Since device has no battery, time is kept only by monitoring voltage decay on a big capacitor. Major downfall is the fact that such timing is imprecise and doesn’t allow for a big time spans. In practice TmpUsb can deal with up to 10 seconds of delay.
Since most operating systems cannot really format such a small drive and such attempt might possibly damage logical structure, decision has been made to check MBR and boot sector (including partition table) areas on every boot. Effect of this verification is that any change to verified areas is not possible and drive will self-erase if such change is noted.
Chip used for TmpUsb has flash specified for at least 10000 write cycles. Since there is no block remapping as it is custom on the modern flash drives, this roughly means that you can safely write to this drive approximately 5000 times (it does suffer from high write amplification). While it will probably handle a bit more, this is definitely not the device when constant writing is expected.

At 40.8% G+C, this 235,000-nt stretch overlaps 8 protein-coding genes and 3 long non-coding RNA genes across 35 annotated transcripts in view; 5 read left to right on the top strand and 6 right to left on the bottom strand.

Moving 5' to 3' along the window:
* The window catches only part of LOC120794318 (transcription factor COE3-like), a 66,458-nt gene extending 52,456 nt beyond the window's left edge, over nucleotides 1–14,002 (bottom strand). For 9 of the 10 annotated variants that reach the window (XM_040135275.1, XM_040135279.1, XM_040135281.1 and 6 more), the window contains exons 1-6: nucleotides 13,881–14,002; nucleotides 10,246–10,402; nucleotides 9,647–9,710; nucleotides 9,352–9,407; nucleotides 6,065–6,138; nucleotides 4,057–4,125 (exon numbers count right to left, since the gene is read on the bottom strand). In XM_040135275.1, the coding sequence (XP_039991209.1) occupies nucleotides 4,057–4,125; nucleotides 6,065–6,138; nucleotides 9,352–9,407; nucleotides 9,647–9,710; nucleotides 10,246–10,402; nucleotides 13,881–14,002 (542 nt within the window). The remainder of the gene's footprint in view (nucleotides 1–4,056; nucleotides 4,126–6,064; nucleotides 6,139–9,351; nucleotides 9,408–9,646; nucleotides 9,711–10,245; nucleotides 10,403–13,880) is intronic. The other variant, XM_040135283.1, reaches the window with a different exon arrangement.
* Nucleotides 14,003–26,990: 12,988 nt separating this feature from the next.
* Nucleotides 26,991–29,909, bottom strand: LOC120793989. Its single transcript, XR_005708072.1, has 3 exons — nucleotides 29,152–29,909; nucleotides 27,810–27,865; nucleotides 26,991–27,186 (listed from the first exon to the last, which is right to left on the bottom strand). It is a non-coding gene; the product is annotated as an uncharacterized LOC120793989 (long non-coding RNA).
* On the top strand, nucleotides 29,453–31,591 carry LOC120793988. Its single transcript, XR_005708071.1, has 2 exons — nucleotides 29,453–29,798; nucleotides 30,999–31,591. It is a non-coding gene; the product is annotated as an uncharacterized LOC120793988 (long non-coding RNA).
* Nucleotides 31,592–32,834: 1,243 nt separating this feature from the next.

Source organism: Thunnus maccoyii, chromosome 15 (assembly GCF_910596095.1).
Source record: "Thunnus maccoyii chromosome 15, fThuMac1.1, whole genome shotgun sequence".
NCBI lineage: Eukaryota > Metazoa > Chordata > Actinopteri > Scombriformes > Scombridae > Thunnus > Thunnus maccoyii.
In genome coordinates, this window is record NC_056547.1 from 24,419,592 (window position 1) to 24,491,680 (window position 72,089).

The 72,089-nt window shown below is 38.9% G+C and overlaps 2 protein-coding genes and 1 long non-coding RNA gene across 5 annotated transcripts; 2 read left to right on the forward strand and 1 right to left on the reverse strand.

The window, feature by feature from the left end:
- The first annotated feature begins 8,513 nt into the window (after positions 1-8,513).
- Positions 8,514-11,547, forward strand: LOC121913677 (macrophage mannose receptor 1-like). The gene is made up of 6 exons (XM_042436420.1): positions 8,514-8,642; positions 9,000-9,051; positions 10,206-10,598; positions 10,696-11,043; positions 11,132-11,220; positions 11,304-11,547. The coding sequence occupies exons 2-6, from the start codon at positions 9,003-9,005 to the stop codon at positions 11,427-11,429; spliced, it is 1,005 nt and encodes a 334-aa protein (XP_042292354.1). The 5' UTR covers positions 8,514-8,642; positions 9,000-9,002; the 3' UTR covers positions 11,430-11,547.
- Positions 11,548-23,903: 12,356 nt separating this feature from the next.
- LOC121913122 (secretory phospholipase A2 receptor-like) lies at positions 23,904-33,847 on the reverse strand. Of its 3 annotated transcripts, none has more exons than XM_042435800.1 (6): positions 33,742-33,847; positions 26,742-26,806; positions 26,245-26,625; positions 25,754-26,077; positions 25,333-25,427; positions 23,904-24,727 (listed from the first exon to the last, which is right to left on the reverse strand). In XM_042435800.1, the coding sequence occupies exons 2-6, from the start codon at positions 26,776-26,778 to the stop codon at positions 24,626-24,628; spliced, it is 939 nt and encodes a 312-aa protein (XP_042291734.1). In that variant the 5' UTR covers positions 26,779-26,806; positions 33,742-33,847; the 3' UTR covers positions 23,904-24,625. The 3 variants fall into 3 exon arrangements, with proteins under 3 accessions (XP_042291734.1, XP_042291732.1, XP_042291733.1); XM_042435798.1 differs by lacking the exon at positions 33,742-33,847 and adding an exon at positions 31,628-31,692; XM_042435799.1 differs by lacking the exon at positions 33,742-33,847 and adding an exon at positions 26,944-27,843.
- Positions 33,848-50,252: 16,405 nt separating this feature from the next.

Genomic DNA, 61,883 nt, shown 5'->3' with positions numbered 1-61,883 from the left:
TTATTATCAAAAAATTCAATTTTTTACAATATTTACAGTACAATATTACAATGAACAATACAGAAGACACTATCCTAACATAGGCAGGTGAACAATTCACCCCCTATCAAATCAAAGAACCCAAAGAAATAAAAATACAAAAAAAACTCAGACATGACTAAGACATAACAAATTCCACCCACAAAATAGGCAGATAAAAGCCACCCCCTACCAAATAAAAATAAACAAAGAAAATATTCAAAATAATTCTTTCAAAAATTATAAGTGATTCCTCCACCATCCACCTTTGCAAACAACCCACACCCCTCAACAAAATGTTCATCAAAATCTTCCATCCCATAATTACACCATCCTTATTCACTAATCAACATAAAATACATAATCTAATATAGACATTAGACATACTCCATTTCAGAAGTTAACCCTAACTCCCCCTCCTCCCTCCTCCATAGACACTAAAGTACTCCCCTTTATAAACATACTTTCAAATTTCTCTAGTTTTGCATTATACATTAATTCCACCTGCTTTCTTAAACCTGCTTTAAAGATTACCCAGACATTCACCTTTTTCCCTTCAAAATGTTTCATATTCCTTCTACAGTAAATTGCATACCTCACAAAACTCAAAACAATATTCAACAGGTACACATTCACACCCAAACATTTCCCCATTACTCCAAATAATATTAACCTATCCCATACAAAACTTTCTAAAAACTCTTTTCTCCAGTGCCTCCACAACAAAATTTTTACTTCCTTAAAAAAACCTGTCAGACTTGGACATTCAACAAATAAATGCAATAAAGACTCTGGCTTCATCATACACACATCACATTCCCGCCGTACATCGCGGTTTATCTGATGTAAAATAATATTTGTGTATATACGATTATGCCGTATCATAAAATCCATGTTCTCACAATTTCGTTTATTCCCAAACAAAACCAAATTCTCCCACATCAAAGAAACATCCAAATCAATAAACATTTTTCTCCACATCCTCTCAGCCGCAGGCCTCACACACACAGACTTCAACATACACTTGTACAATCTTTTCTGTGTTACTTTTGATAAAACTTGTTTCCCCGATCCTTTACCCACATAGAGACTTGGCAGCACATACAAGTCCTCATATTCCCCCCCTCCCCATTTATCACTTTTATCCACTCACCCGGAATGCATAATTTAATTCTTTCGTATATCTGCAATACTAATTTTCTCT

Total size of this drive is 11 KB. However, this is not a size user will have available. Six sectors (3 KB) are immediately taken by mandatory MBR and boot sector, followed by FAT and a root directory entries. OS only gets to see 8 KB. Once drive is plugged-in, some Windows will add its System Volume Information folder on each drive it sees and that means that it gets hit with additional 1 KB penalty and at least four directory entries are gone. Under Windows available size is thus 7-8 KB (depending on version) while we get 8 KB under Linux.